Costs and benefits of climate change adaptation measures

Background and Goals

To date, far less attention has been paid to the economic aspects of climate change adaptation than to the economic issues of emission reduction. In particular, there has been a lack of the cross-sectoral work that is necessary to evaluate different policy options. Against this backdrop, it is necessary to test and evaluate the existing methods for assessing climate adaptation measures, in order to develop consistent instruments for cost/benefit analyses in this area and as a basis for prioritising measures. The following research questions have been addressed:

  • To what extent is the cost/benefit analysis applicable to selection and planning of adaptation measures?
  •  What conclusions are possible based on the data situation in Germany and what does the situation look like in individual fields of action?
  •  To what extent (and where) does an economic analysis provide new points of relevance and knowledge relevant to decision making?
  • How can economic criteria (costs and benefits) support prioritisation of adaptation measures?

The objectives are:

  •  Compilation of current knowledge on economic adaptation issues;
  •  Development of (economic) criteria for comparison of different adaptation measures;
  •  Consolidation and standardisation of (economic) information base, particularly on the costs and benefits of adaptation, ensuring the comparability of measures;
  •  Extension of the existing information base in the areas where there is the greatest requirement or the most effectiveness.

Content time


Research area/region

  • Germany

Steps in the process of adaptation to climate change

Step 1: Understand and describe climate change

Approach and results 

The project used different climate scenarios.

Parameter (climate signals)
  • Altered rainfall patterns
  • Higher average temperatures
  • Sea level rise und storm surges
  • Storm

Step 2a: Identify and assess risks - climate effects and impact

Approach and results 

A wide range of socio-economic consequences of climate change resulting from changed mean temperatures, changed precipitation distribution, sea level rises and changed wind conditions were studied.

Step 2b: Identify and assess risks - Vulnerability, risks and chances

Approach and results 

The vulnerability was identified as a basis for detailed cost/benefit estimates for adaptation measures. The assessment was largely based on losses and risks arising, in some cases incorporating socio-economic changes.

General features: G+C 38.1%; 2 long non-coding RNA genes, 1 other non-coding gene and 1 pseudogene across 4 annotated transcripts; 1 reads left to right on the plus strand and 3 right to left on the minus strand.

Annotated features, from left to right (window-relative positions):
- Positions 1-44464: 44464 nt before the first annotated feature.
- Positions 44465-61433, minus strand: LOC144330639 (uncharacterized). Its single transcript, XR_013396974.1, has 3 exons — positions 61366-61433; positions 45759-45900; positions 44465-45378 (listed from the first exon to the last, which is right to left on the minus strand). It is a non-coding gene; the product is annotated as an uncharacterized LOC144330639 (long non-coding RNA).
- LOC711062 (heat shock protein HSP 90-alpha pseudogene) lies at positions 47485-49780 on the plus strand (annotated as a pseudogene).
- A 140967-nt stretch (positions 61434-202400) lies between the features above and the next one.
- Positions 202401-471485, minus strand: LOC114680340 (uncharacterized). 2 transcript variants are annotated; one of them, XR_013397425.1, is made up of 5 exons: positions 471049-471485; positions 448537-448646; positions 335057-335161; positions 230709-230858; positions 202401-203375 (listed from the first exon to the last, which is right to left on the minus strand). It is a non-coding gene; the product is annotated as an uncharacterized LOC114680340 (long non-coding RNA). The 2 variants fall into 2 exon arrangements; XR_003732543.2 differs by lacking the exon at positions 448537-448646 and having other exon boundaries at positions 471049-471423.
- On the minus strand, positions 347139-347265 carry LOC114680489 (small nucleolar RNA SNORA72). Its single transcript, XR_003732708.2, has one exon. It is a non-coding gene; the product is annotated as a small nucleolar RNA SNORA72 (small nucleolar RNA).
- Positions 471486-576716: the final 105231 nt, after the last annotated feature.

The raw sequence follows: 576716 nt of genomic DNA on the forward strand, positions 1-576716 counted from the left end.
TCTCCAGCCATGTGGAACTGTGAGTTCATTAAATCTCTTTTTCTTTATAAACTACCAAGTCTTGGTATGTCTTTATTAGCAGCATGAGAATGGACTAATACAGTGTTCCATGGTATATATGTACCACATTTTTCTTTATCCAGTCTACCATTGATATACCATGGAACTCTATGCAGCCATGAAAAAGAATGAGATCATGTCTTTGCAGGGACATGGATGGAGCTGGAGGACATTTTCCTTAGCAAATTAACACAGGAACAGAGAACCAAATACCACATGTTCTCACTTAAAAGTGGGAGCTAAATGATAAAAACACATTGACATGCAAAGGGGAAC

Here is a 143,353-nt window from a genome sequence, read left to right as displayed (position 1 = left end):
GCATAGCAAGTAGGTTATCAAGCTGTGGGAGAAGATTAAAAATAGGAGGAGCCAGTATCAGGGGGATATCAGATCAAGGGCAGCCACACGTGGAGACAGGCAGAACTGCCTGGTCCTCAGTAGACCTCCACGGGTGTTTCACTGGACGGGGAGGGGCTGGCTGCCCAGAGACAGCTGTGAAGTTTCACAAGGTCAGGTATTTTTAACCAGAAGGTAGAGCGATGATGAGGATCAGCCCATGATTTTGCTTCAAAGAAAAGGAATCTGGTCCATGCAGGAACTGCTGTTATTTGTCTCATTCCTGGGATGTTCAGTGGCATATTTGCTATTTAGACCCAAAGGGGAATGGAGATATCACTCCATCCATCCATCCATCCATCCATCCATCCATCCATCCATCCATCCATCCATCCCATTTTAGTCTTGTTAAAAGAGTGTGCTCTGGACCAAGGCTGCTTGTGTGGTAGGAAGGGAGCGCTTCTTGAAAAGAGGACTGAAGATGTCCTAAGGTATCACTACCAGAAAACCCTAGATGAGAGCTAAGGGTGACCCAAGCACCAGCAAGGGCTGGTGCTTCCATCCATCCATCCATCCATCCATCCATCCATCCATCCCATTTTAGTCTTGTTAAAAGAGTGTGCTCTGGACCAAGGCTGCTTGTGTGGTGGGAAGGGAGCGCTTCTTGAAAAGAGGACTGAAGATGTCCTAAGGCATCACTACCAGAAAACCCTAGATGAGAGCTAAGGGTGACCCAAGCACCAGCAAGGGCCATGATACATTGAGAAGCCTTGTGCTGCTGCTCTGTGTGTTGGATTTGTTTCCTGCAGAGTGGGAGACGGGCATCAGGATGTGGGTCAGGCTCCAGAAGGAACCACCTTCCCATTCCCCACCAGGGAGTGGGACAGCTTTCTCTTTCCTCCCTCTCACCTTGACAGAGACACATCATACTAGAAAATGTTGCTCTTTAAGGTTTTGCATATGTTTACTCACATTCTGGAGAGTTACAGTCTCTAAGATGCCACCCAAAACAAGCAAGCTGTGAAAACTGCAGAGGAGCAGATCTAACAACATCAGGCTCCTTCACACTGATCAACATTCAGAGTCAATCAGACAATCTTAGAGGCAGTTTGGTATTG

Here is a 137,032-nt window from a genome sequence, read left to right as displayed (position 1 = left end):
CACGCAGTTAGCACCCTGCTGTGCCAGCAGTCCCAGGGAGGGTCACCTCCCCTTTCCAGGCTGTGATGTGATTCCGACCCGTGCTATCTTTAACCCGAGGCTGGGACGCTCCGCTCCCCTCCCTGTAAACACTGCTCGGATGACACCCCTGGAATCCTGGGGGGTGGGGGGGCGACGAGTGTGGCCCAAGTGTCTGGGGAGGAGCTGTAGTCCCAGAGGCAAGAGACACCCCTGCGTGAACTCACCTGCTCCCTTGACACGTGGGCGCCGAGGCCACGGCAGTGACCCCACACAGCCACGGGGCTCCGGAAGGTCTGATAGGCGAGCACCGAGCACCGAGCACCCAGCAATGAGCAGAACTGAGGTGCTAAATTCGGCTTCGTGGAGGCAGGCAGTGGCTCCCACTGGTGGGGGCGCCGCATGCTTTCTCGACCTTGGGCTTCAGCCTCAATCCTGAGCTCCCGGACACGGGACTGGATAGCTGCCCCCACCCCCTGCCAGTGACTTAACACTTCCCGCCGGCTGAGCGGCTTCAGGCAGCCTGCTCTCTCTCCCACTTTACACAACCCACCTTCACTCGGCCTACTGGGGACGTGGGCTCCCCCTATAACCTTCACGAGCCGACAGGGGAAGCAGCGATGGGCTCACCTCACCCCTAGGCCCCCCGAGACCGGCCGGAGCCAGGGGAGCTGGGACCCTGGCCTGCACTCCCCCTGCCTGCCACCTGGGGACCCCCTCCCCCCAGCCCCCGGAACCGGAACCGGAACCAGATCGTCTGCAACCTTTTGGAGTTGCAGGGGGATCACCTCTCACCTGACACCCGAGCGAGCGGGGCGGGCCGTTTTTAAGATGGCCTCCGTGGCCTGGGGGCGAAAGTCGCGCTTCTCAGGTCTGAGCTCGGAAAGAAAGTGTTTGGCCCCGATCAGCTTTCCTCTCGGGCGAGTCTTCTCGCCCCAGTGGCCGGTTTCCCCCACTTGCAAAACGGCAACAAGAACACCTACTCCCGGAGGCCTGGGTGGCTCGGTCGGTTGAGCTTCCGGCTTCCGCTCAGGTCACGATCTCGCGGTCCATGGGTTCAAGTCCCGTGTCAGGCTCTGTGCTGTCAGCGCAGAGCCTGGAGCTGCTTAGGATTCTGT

Step 3: Develop and compare measures

Measures and/or strategies 

The central focus of the research is the question of the costs and benefits associated with adaptation measures. Estimates of the proportion of these losses that can be prevented by adaptation measures and the costs associated with these measures are of interest. A total of 28 adaptation measures across 13 fields of action were analysed.

Results: The results of the cost benefit analyses for the measures studied fluctuate between very favourable cost/benefit conditions, e.g. for heat warning systems and adapted plant species, to very unfavourable, such as adaptation of the power supply network. From the 28 measures studied here, the results show that measures for spatial planning, improving human health and civil defence have a particularly positive or balanced cost/benefit ratio. These include expanding fresh air corridors, cooling in hospitals and warning systems for heat. Measures that disseminate information about climate change adaptation and those that improve awareness of the consequences of climate change also have a balanced cost/benefit ratio. Infrastructure measures tended to have worse cost/benefit conditions than other types of measures. However, caution is advised when interpreting the results as for many measures only some of the anticipated effects could be quantified or expressed in monetary terms; assumptions were also necessary at many points to compensate for gaps in the data.

Step 4: Plan and implement measures

Costs of the measures 

The project analysed the costs at which an adaptation measure is capable of preventing losses. First of all, existing cost components were researched and various methods, including "benefit transfer" were used to apply them to a specific case. For example, in some cases it was necessary to apply cost variables from other countries to Germany. Three adaptation measures were produced as detailed case studies, in which specific local cost data was researched.


Funding / Financing 

German Environment Agency (UBA)

Project management 

Ecologic Institut


Fraunhofer Institute for Systems and Innovation Research ISI; INFRAS


Fraunhofer-Institut für System- und Innvoationsforschung (ISI)
Breslauer Straße 48
D-76139 Karlsruhe

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Fields of action:
 agriculture  biological diversity  buildings  civil protection and disaster management  coastal and marine protection  energy infrastructure  financial services industry  fishery  human health and care  industry and commerce  soil  spatial planning, urban and settlement development  tourism industry  transport and transport infrastructure  water regime and water management  woodland and forestry  cross sectoral